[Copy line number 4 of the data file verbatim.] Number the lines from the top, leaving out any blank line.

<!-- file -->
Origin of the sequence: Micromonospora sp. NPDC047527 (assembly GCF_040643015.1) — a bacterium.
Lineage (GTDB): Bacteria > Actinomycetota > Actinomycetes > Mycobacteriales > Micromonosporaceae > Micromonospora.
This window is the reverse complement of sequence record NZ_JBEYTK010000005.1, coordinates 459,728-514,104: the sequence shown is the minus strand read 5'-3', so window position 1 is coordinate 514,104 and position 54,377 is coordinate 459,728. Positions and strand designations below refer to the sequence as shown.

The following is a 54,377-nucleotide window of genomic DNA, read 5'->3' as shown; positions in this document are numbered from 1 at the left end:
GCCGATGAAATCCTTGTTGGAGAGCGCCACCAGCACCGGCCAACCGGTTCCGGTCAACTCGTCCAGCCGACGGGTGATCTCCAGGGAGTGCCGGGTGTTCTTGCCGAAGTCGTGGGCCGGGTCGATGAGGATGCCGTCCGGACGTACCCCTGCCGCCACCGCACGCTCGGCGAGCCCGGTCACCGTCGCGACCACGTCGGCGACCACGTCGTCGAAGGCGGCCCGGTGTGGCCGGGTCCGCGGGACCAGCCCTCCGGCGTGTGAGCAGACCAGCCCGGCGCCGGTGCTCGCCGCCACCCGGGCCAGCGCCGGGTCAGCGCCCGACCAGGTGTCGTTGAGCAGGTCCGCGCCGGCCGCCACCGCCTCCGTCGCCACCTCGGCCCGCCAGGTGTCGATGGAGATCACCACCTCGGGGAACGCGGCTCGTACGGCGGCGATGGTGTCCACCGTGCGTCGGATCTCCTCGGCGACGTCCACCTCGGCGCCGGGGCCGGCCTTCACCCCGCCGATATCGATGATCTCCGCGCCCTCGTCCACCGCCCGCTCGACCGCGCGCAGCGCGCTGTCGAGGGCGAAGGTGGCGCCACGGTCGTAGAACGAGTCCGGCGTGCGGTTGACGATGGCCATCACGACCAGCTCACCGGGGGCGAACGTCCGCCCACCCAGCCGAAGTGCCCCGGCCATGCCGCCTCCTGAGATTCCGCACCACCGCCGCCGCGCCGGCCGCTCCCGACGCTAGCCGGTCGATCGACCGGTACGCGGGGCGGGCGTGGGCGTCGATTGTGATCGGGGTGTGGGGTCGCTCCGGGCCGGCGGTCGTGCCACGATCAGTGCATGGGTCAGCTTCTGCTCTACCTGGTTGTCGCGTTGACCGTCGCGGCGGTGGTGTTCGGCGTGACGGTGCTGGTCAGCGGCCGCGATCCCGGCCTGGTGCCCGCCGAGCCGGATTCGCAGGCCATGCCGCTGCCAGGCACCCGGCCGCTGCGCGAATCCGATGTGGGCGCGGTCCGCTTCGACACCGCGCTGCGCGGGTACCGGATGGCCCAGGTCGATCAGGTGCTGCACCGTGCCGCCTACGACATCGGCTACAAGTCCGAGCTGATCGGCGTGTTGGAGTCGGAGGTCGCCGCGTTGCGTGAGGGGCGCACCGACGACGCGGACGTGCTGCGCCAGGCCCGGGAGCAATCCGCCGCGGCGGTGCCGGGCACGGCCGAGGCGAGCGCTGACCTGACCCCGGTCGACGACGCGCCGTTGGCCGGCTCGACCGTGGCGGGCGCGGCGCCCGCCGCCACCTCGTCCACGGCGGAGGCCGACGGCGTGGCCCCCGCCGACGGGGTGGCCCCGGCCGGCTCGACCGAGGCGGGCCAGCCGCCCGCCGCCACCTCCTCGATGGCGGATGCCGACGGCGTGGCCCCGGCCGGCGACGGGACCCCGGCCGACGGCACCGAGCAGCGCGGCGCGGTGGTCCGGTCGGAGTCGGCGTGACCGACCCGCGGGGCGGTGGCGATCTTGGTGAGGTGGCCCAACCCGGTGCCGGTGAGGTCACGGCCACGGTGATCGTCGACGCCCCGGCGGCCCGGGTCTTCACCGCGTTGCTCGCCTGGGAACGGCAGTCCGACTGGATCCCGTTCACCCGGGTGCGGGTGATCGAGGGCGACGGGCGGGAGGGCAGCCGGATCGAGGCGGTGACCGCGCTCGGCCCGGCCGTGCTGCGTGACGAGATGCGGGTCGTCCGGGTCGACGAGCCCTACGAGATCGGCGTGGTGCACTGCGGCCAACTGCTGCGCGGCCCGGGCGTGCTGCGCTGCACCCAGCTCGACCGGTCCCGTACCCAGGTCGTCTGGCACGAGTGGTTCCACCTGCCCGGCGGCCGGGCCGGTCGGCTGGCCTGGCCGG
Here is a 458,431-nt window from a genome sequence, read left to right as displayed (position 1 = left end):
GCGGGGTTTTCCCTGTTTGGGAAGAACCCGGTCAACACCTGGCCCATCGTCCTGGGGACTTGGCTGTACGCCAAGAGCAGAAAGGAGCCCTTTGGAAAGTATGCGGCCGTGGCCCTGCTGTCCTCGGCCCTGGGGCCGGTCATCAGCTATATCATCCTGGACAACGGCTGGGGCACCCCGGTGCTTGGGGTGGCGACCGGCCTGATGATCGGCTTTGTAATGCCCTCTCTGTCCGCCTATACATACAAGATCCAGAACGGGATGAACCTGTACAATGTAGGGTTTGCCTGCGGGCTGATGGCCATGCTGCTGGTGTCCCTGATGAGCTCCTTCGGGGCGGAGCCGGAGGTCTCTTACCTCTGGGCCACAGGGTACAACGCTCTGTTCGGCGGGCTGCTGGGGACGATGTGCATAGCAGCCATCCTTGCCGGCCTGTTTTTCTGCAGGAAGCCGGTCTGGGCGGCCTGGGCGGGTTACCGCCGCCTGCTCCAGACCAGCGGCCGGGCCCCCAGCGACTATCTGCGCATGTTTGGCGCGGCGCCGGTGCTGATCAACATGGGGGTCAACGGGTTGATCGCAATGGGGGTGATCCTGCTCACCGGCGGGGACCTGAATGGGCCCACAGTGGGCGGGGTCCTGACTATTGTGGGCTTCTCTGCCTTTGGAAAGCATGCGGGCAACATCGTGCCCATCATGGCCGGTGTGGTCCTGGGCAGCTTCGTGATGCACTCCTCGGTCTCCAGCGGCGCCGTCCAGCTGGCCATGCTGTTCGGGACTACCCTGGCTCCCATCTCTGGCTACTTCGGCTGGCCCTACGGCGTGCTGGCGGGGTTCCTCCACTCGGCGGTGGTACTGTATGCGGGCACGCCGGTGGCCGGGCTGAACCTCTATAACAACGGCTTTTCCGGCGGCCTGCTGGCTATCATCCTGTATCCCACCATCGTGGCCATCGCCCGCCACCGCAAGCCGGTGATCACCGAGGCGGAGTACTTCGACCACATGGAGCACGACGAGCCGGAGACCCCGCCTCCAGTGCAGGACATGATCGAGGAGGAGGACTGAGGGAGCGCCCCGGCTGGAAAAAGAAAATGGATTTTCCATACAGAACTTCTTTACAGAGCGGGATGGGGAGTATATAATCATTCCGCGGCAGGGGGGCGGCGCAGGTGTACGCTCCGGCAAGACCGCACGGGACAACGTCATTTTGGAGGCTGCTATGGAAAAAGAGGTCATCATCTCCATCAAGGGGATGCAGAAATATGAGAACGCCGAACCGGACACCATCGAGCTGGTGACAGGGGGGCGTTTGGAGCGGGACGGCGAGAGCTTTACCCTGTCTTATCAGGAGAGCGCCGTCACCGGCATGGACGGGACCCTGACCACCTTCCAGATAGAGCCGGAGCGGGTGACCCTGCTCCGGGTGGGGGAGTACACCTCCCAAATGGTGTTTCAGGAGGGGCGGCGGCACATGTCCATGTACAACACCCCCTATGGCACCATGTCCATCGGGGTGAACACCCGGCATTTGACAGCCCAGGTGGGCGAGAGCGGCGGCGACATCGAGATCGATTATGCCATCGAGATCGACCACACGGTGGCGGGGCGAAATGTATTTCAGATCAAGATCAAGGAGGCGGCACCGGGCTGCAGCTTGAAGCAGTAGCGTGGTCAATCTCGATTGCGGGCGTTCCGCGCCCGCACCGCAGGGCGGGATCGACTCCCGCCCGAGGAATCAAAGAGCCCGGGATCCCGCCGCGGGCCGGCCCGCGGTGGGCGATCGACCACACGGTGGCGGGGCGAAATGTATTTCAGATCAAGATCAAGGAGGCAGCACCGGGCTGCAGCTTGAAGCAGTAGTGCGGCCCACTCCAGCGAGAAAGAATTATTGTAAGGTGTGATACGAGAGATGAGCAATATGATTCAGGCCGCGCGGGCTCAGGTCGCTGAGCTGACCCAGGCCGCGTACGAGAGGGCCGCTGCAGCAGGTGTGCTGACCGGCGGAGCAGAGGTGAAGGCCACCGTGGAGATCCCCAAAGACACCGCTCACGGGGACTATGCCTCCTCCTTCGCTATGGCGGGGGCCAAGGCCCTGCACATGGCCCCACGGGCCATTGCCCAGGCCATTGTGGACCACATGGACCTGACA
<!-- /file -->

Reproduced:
The following is a 54,377-nucleotide window of genomic DNA, read 5'->3' as shown; positions in this document are numbered from 1 at the left end: